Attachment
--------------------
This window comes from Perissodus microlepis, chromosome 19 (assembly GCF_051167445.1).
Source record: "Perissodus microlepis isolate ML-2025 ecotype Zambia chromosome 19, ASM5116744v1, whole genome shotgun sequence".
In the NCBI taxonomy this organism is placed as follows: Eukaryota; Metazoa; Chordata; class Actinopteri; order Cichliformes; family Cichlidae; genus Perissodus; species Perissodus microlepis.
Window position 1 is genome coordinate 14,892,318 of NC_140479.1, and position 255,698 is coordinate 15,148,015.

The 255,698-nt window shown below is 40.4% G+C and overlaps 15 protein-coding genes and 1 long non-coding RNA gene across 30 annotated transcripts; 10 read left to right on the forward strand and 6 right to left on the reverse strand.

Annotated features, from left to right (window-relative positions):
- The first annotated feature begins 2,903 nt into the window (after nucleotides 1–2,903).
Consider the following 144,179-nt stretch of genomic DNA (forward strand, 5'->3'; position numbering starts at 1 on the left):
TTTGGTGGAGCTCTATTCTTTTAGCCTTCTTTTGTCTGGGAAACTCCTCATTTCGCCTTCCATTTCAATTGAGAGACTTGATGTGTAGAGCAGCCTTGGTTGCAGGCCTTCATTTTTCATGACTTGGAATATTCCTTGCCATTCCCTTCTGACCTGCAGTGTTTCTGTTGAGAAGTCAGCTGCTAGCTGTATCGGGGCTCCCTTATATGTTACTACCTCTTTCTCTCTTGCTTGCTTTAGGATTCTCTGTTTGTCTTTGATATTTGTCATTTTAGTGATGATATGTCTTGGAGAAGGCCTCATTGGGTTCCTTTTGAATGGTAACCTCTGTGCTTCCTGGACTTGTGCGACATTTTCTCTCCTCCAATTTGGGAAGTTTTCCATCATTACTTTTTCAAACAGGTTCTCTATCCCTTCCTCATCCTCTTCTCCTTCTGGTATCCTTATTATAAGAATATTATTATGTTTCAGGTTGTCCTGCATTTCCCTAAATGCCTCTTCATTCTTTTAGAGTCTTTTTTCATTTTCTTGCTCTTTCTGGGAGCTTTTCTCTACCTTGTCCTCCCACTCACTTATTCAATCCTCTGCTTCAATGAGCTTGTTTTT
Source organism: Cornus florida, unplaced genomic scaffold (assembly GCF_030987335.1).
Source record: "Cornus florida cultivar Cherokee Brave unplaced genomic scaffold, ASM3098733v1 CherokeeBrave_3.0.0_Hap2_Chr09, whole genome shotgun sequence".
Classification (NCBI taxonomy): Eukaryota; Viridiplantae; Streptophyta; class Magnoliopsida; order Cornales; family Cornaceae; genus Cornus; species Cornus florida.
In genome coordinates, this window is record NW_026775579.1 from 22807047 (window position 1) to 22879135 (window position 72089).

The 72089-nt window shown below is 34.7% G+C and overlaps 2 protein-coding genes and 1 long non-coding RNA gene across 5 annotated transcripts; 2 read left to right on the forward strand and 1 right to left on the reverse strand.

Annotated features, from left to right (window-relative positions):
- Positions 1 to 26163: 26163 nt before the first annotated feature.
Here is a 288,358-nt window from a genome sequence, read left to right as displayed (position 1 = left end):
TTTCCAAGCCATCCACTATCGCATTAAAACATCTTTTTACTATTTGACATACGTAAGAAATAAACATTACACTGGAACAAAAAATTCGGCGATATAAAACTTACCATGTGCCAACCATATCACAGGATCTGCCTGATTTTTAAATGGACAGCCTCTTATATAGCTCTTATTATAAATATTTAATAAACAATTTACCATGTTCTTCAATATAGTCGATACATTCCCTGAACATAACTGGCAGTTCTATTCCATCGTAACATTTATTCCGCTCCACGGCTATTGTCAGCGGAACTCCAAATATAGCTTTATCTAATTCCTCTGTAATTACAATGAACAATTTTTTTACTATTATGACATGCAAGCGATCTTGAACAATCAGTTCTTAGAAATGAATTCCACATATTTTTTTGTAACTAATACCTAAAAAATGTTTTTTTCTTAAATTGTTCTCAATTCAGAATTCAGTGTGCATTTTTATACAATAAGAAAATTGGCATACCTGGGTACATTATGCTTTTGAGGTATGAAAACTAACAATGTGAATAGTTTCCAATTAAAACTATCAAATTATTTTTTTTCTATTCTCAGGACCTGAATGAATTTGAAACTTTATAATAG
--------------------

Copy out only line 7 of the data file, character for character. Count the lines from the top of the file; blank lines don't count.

- The first annotated feature begins 2,903 nt into the window (after nucleotides 1–2,903).